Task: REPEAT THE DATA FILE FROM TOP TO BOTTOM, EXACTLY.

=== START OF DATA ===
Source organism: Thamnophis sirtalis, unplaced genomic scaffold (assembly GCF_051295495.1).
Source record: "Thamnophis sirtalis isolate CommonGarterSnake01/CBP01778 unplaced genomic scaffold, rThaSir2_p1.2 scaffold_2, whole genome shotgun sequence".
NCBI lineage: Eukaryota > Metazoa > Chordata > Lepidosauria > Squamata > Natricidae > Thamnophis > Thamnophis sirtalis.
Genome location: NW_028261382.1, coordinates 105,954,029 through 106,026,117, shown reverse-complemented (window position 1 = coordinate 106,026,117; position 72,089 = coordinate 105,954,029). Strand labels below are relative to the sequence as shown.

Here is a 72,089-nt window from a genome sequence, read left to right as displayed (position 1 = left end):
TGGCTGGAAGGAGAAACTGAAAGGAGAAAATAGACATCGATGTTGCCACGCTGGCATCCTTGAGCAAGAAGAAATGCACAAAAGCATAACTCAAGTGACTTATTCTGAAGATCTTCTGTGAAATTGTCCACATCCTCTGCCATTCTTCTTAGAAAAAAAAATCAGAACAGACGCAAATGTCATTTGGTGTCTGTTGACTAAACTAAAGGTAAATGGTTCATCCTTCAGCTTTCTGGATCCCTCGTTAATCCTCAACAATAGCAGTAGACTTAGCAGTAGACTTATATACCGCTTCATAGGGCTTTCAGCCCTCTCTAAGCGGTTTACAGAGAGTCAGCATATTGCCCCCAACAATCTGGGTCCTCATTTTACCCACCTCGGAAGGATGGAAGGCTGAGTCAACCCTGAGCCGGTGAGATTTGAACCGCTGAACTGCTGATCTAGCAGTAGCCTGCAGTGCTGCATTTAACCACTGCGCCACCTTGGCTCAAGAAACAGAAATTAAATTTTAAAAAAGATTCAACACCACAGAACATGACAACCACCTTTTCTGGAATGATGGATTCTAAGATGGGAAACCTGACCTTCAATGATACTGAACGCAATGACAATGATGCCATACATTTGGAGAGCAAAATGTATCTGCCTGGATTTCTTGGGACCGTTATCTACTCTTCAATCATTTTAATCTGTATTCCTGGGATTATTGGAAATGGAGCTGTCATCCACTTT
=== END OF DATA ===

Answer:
Source organism: Thamnophis sirtalis, unplaced genomic scaffold (assembly GCF_051295495.1).
Source record: "Thamnophis sirtalis isolate CommonGarterSnake01/CBP01778 unplaced genomic scaffold, rThaSir2_p1.2 scaffold_2, whole genome shotgun sequence".
NCBI lineage: Eukaryota > Metazoa > Chordata > Lepidosauria > Squamata > Natricidae > Thamnophis > Thamnophis sirtalis.
Genome location: NW_028261382.1, coordinates 105,954,029 through 106,026,117, shown reverse-complemented (window position 1 = coordinate 106,026,117; position 72,089 = coordinate 105,954,029). Strand labels below are relative to the sequence as shown.

Here is a 72,089-nt window from a genome sequence, read left to right as displayed (position 1 = left end):
TGGCTGGAAGGAGAAACTGAAAGGAGAAAATAGACATCGATGTTGCCACGCTGGCATCCTTGAGCAAGAAGAAATGCACAAAAGCATAACTCAAGTGACTTATTCTGAAGATCTTCTGTGAAATTGTCCACATCCTCTGCCATTCTTCTTAGAAAAAAAAATCAGAACAGACGCAAATGTCATTTGGTGTCTGTTGACTAAACTAAAGGTAAATGGTTCATCCTTCAGCTTTCTGGATCCCTCGTTAATCCTCAACAATAGCAGTAGACTTAGCAGTAGACTTATATACCGCTTCATAGGGCTTTCAGCCCTCTCTAAGCGGTTTACAGAGAGTCAGCATATTGCCCCCAACAATCTGGGTCCTCATTTTACCCACCTCGGAAGGATGGAAGGCTGAGTCAACCCTGAGCCGGTGAGATTTGAACCGCTGAACTGCTGATCTAGCAGTAGCCTGCAGTGCTGCATTTAACCACTGCGCCACCTTGGCTCAAGAAACAGAAATTAAATTTTAAAAAAGATTCAACACCACAGAACATGACAACCACCTTTTCTGGAATGATGGATTCTAAGATGGGAAACCTGACCTTCAATGATACTGAACGCAATGACAATGATGCCATACATTTGGAGAGCAAAATGTATCTGCCTGGATTTCTTGGGACCGTTATCTACTCTTCAATCATTTTAATCTGTATTCCTGGGATTATTGGAAATGGAGCTGTCATCCACTTT